CX starts with a different approach to customer engagement, he says. "Personas and customer journey maps are important strategic enablers that help provide an in-depth understanding of who our customers are, what they need, and how they interact with our company across all touchpoints. They allow targeted actions to better deliver against customer expectations." 

With so many customers and so many variables, you need to deconstruct the overall customer experience into individual journeys, says Naim. "We asked ourselves; what are the different customer journeys we need to identify and to be able to deliver the right customer experience?" 

Yet, converting colleagues to the concept of customer experience can take time. "If you want to win with customer experience you first need a shared vision and ambition. You also need time to introduce new capabilities gradually so that employees can absorb them, and provide evidence through 'Proof of Concepts' to learn, change the mindset, culture and practices. It's a transformative journey that can take three, four, even seven years to complete. It is a journey that is incredibly complicated because it involves nearly every function. The key is to make it simple," he says. 

For Teva's Tim White, the key to delivering a good experience is understanding customer behaviour in a very granular way. "When we execute projects now, we focus on individual customer behaviour. It is no longer good enough to know that you sold your top decile physicians 10 times last week, that's not focusing on individual behaviour. We are trying to get to the core insights, what are their needs? What does their daily job look like? Where do we fit into this picture of their lives? We need to ensure that we are present where our customers are. It's not about pushing messages, it's about being relevant. We want to get to a point where we're customising all of our experience through all channels so that every interaction is timely, relevant and iterative." 

Teva focuses on service, not just selling, he says. "When we bring our medicines to market, we do not lead with product messages, rather we use a service model. We were tasked to launch a new product into the Dutch market without a sales force. While I don't believe it is feasible to do this in today's world, we had no sales targets so the project was designed to get learnings. We went to market last month – successfully – with an oral contraceptive that has a unique value proposition. We created a customer engagement strategy as well as a lot of good content, media, editorial content, etc and put that out through different channels to create a good customer experience, funnelling through inbound marketing into more product-focused discussions with customers. We were able to gain a lot of brand awareness this way, and now we are combining push and pull using customer experience principles."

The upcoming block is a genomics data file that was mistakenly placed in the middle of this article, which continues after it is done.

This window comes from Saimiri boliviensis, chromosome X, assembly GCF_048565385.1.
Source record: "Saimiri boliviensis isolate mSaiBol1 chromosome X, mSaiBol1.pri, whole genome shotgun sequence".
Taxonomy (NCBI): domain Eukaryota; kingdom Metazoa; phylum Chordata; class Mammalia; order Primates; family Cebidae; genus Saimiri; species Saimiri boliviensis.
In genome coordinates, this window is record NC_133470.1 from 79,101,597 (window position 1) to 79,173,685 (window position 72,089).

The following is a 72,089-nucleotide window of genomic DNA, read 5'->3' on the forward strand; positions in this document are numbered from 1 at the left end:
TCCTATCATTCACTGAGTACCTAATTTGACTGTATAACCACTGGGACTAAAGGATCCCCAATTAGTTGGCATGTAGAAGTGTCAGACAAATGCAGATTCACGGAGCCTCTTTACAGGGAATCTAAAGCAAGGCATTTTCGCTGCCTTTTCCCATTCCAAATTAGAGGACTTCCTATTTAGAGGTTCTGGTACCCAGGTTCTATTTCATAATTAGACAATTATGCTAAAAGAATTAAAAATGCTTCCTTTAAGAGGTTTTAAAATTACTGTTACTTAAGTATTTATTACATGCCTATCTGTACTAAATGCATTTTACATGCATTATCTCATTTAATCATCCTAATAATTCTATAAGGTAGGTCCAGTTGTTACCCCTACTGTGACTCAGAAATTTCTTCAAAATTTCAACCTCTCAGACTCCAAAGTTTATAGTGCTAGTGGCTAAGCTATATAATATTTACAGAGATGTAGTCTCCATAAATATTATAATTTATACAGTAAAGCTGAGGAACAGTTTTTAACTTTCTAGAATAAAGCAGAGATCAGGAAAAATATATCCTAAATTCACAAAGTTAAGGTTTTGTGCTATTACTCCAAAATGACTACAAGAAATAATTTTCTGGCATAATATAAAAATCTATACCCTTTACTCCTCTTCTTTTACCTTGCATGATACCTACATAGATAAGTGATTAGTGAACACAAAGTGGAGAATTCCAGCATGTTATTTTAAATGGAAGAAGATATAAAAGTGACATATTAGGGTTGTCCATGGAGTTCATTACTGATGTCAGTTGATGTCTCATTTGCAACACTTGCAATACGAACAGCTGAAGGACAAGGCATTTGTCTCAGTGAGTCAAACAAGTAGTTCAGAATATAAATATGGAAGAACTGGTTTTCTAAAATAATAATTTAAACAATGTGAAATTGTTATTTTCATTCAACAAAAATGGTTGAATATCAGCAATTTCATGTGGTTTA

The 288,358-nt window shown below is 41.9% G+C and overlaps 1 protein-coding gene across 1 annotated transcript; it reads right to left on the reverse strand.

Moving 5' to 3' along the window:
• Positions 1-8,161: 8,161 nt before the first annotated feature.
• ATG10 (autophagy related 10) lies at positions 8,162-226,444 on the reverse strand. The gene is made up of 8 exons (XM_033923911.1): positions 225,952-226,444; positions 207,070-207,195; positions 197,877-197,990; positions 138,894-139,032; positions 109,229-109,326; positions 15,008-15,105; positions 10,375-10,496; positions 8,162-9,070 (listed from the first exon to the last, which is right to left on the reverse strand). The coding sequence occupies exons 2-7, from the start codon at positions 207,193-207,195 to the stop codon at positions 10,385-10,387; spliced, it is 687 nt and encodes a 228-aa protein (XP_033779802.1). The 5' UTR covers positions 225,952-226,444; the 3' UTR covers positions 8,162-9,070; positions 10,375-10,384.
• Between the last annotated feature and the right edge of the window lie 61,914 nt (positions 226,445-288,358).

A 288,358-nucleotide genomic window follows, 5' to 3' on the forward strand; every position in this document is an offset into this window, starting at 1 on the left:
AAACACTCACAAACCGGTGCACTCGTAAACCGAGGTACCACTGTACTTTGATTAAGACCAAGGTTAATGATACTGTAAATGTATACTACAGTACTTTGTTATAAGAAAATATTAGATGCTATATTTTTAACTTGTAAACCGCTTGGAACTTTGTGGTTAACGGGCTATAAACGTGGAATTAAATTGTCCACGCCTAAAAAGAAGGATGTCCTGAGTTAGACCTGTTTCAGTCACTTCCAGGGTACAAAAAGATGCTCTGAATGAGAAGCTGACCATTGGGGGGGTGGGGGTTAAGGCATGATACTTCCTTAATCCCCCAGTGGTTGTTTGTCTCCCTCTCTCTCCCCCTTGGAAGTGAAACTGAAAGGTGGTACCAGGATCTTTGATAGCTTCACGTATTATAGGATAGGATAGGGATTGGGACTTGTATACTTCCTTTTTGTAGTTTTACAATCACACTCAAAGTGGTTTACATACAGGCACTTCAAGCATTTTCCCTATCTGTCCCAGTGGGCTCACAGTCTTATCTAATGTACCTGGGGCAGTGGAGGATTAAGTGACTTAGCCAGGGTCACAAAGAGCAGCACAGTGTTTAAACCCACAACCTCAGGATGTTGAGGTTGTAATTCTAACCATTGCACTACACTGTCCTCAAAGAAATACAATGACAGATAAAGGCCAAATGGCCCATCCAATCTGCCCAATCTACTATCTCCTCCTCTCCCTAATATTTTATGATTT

Customer = patients 

While the attention so far has been on 'experience', for Eddie Chan, vice-president and head of global marketing at UCB, the definition of the term 'customer' should not be taken for granted. "At UCB, our customers are our patients – full stop. Of course, HCPs remain a key interface and will continue to be a critical factor for the foreseeable future, but we have restructured our organisation along the lines of how we generate and deliver value to the patient. We examined touchpoints all along the value chain, beginning with how we more actively involve patients and create positive experiences in clinical development, and progressing through to how we support patients while on therapy." 

While Chan admits the transformation remains "a work in progress", the response has been significant. "Consistent feedback from patients and stakeholders is that our sentiment is authentic and we are acknowledged to be genuinely acting upon it. The entire industry has been searching for 'beyond the pill' opportunities for some time, but pharma tends to fall prey to the bright and shiny object syndrome, dazzled by technology as the answer rather than technology as merely the enabler. The mindset change in industry must continue to evolve to understand behavioural science and how people utilise information and services in the real world. Patients are people, and people are consumers."